ôItÆs a play on the tourism traffic from China to Hong Kong, which people generally expect will continue to increase,ö says one observer, who notes that Regal ReitÆs hotels have a good geographic spread within Hong Kong to capture that increase. ôFor one, it will own the hotel at the Hong Kong airport.ö

The other four hotels are located in Causeway Bay, Tsim Sha Tsui, Kowloon City and in Shatin. In total, the hotels comprise 3,348 rooms, making Regal Reit one of the largest hotel operators in Hong Kong with a 7.3% market share.

The new Reit is also expected to benefit from the gains in Singapore-listed CDL Hospitality Trust, which is the only other hotel Reit in Asia. Since its listing in July this year, CDL has risen 52% above its IPO price and currently trades at a yield just above 4%.

The Reit needs approval from the parent companyÆs existing shareholders to formally launch its offering and it expects to receive this at a shareholders meeting scheduled for December 7. The public offering to Hong Kong retail investors cannot take place until that approval is in place, but the institutional bookbuilding is planned to start slightly earlier around December 4, give or take a day or two. The listing is expected to take place before Christmas.

Sunlight Reit, which is being brought to market by Deutsche Bank, HSBC and Macquarie, is not large enough in relation to HendersonÆs total asset size to require shareholders approval, which means it may gain an edge over Regal Reit in terms of timing. At the moment, however, their timetables look very similar with Sunlight too hoping to start the roadshow on December 4. The plan is to price the deal around the 13th and have it start trading on the 20th.

SunlightÆs portfolio of 12 office and eight retail properties hasnÆt changed since it planned to come to market in June, although the appraised valued has dropped slightly to about HK$9.1 billion ($1.2 billion) from around $10 billion, according to sources.

Henderson hasnÆt revealed what the Reit will pay of the injection of the properties û which will come from both Henderson Land itself (15%) and from the Chairman Lee Shau KeeÆs private investments (85%) - but to achieve a 9% dividend yield the price would have be at discount of around 15% versus the total asset value, one source estimates. The Reit will also take on about 30% to 35% of debt.

Even so, to achieve a dividend yield of at least 8% on these properties, a degree of ôfinancial engineeringö will be needed. While it was pretty clear that investors didnÆt like the use of such measures in the case of Prosperity and Champion, sources say the way Sunlight Reit is structured should be more appealing to the market.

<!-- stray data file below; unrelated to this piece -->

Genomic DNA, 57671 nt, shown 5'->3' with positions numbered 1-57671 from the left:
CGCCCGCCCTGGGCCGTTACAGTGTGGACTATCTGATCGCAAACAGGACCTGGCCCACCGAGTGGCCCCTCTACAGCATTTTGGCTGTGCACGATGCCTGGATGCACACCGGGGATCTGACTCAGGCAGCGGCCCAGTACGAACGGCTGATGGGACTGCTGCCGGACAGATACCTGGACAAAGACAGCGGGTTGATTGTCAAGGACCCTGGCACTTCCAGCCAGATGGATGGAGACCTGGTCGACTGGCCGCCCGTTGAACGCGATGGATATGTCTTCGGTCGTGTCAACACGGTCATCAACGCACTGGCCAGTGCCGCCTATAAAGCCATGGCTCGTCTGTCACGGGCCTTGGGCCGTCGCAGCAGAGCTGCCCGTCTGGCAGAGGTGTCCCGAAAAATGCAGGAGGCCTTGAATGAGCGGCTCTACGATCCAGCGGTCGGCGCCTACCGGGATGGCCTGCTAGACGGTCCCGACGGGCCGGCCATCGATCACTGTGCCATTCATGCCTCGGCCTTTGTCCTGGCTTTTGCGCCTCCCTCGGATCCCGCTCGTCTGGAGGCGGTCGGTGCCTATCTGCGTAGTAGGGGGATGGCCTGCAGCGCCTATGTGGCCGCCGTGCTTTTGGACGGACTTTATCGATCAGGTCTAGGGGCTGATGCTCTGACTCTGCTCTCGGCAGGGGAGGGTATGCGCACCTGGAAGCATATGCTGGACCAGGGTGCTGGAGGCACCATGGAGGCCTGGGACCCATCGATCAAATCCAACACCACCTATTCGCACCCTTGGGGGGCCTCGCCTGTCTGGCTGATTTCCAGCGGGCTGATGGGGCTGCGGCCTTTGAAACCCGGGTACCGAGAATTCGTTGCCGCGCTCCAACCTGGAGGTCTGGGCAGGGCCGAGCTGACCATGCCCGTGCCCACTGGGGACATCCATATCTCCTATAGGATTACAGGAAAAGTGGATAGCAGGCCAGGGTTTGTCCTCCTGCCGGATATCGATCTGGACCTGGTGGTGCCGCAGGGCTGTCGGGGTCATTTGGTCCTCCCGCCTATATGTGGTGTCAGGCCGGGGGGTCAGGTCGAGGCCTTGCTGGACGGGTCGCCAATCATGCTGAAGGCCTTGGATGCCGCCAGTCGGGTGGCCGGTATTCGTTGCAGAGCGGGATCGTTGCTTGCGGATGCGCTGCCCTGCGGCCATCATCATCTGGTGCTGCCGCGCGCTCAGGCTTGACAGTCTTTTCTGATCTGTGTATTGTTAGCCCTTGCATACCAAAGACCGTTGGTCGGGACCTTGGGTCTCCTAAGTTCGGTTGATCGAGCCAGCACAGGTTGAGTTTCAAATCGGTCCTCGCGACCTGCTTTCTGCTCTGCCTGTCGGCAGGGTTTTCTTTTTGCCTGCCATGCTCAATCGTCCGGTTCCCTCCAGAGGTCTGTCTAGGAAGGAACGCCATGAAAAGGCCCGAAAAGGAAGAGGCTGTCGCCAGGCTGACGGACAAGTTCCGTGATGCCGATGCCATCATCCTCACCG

And according to one source, the ôfinancial engineeringö measures arenÆt put in place just to apiece investors, but are there to bridge the gap between the capital value of properties, which tend to rise much faster, and rental income, which is bound by three-year contracts.

For one, it is using a swap to reduce its interest payments at a flat rate for the next five years, rather than one that progressively increases the payments, resulting in less refinancing risk. It also means that any rental increases will be able to feed through to the bottom line. At the same time, the swap will be a non-income producing asset on the balance sheet, which may need to be compensated for by offering the units at a greater discount to NAV, one source notes.

The sponsors will also guarantee the rental for the properties in the Reit portfolio until fiscal 2009, which ends in June that year. For the first fiscal year to June 2007 the guarantee will be equal to what the rent would be if all the units were rented out at current market rates. Given that a large part of the portfolio is still on old leases that pay a rent that is below market, this will definitely help boost the distributable income. In subsequent years, the guarantee will increase by about 5-5.5% per year to reflect the average increase in the Hong Kong rental growth.

To further increase the amount of money available to distribute to investors, Henderson and Lee Shau Kee, which together will hold 30% of the Reit, will waive their right to receive dividends in the first three fiscal years and will give up a portion of their dividends for another two years. The Reit will commit to a minimum dividend per unit for the next 2.5 years.

Among the key selling arguments for this trust will be its diversified portfolio, the high quality of the sponsors and the fact that they are still sitting on HK$40 billion worth of rental income assets that could be injected into the Reit. In fact, they have already made a commitment to offer at least two office or retail properties worth at least 30% of the appraised value of the Reit to Sunlight within six months after the first anniversary of the listing.

While some observers say this should appeal to investors looking for capital growth, others note that it could be hard to make yield accretive acquisitions for a portfolio that is already yielding more than 8%, however.
¬ Haymarket Media Limited. All rights reserved.